Words by Kokayi Nosakhere
In this age of social media-driven marketing schemes and distrust of the mainstream media, this journalist thanks you for choosing to take interest in the small town, big city antics of a community organizer.
I was born and raised in Anchorage, Alaska. This is Alaska’s largest city. Only 738,000 people live in all of Alaska.
I come from a “legendary” neighborhood called Fairview on the North side of Anchorage. When I was a child, the population of Alaska’s largest city was only 50,000. The businesses along both sides of 4th and 5th street downtown were collectively nicknamed, “The Longest Bar in the World.” So, think “wild wild west”.
A steady increase in population hasn’t improved the reputation of the Last Frontier. At 300,000, Anchorage just enjoyed its highest year of homicides at 34. 
34 deaths isn’t significant in murder capitals like Chicago, New York, Los Angeles or Atlanta. 34 people might die on a Friday evening between when bars let out and the sun comes up.
Sometimes, it doesn’t pay for an area to be uniquely branded. Residents become stuck psychologically, unable to perceive themselves the way others do. This blindness is an obstacle to clear communication. Right now, it is confusing Anchorage’s response to youth violence. Our babies are starting to kill each here like they do in the Lower 48.
This is remarkable because Anchorage, Alaska isn’t known in the national imagination as a place of violence. We are the land of the Iditarod, a thousand mile dog sled race.
We are the land of natural splendor and beauty, where climate change can be seen in year by year installments as the arctic ice cap shrinks.
It is not popularly known that the Natives in Alaska were treated very similarly as the Natives in the Lower 48.
A small controversy over acknowledging the work of Black people to build the Alcan highway in the state legislature is an echo of Lower 48 racial contention. Curiously, the bill was put forth by a Black Republican. 
What we do have is a lot of drunks, more rape than we care to want to see, and assaults. We just don’t really kill each other. Last year, we crossed that bridge. 34 persons were killed. We even had a serial killer of five persons.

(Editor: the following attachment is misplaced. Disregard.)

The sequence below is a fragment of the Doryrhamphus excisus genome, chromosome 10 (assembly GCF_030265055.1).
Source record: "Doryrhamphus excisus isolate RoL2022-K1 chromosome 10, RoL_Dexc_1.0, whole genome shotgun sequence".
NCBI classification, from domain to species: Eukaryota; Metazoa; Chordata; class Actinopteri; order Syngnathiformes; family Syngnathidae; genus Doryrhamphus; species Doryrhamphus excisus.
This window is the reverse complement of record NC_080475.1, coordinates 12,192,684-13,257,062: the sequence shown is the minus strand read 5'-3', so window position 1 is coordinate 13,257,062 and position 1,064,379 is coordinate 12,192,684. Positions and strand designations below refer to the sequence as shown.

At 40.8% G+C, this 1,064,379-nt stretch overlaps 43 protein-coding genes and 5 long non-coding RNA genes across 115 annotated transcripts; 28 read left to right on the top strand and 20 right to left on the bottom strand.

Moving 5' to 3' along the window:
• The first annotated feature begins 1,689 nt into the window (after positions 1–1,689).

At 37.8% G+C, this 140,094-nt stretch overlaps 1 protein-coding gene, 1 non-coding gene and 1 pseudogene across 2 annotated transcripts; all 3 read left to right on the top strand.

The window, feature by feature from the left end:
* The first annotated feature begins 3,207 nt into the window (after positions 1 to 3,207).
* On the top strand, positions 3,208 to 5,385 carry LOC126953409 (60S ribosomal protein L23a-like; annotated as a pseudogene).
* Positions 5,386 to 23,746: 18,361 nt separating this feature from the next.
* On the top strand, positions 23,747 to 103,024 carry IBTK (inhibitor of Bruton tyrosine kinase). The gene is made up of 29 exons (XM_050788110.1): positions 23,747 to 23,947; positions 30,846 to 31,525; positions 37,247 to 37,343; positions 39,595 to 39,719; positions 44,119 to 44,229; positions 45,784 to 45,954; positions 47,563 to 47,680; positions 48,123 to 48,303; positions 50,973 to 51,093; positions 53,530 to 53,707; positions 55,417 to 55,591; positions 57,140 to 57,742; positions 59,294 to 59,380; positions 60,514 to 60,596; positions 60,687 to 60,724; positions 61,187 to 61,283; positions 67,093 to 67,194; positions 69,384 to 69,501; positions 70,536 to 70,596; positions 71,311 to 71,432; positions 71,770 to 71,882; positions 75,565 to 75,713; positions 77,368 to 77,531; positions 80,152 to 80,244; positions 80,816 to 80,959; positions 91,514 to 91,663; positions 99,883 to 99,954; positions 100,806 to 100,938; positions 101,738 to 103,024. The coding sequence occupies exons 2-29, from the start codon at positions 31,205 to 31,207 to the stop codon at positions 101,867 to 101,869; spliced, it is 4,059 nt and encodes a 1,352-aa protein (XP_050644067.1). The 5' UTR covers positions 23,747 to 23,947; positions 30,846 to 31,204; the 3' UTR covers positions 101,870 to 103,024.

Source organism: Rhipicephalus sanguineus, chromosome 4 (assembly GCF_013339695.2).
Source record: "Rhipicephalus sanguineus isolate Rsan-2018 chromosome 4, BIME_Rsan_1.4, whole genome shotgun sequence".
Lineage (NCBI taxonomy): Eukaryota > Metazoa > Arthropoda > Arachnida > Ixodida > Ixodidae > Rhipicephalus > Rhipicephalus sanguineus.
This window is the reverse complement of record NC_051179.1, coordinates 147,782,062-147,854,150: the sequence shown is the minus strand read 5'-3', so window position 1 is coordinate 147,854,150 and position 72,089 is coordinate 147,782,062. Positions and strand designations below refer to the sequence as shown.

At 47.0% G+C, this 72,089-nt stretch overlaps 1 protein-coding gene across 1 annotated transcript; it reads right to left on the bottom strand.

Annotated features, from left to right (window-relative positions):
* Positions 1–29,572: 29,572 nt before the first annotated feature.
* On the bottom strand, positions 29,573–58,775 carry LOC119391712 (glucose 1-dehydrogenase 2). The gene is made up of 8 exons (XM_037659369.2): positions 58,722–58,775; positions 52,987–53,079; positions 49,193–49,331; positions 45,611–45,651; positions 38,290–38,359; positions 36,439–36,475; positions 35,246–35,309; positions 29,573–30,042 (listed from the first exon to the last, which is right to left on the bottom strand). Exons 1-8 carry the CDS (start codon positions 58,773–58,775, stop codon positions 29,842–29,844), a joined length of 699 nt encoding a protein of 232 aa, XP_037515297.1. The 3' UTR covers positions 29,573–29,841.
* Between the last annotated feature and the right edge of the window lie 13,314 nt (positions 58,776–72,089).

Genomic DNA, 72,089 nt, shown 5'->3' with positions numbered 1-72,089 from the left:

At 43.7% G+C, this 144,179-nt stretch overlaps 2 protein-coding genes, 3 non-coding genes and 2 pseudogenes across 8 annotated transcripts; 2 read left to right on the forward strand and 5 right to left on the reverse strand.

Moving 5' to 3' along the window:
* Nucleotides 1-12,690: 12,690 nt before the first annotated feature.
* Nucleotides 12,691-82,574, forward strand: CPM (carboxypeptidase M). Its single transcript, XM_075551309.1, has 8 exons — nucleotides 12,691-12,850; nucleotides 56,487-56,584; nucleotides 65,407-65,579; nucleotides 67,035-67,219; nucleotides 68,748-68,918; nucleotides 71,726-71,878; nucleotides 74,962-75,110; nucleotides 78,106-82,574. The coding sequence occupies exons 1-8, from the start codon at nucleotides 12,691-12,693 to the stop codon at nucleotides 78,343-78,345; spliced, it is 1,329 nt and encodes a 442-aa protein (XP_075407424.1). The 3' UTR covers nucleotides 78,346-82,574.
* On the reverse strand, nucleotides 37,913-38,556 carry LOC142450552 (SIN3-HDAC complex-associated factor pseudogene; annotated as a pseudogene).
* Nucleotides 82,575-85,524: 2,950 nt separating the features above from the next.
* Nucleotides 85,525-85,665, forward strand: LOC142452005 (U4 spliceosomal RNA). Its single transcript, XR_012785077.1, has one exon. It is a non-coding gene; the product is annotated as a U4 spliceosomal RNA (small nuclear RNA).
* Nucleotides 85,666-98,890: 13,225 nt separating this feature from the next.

For a subarctic city of 300,000, that’s a lot.
Community council meetings last summer became contentious. Just as contentious as recent Town Hall meetings over health care. It’s hard to calm residents down who are afraid of being killed while walking down well-lit sidewalks and bike paths.
On Friday, April 7, 2017 a young man named LeRoy Lawrence lost his life. He was an innocent bystander, shot in the crossfire meant for another young man. A second young man was shot, twice through his calves, who remains in the hospital. The police have not released his name.
This development is heartbreaking for me. Since January of this year, I’ve worked with a group in Mountain View to prevent deaths like Leroy’s by improving the quality of parenting.
Out of fear, a few within the parenting group supported the idea of a 1996 curfew law being enforced. Because the police are not seen in Mountain View, it was perceived that their presence would be as deterrent.
All public policy is an experiment in democracy. A resolution was drafted and brought before the community council. It was read during a meeting where the Anchorage Police Department was presenting.
Under the previous mayoral administration, the police department was cut to the bone. The new mayor was elected in part to restore the police department to full strength. Two academies were conducted and now 31 new police officers are available.
The officer reported that the curfew was being enforced. It was enforced 31 times since 2016. The community is right in the lack of presence. Follow ups were not happening.
Many residents were directed to fill out a police report on-line. Those reports, however, are not being follow up as priority. Because of the low number of officers, this makes sense. As more officers are trained the more capacity the public will see the police demonstrate.
At the time of this writing, the parenting group is focused on planning out a family day, in order to heal the community. No one knows what else to do, except heal and seek to prevent another death through greater relationship bonds.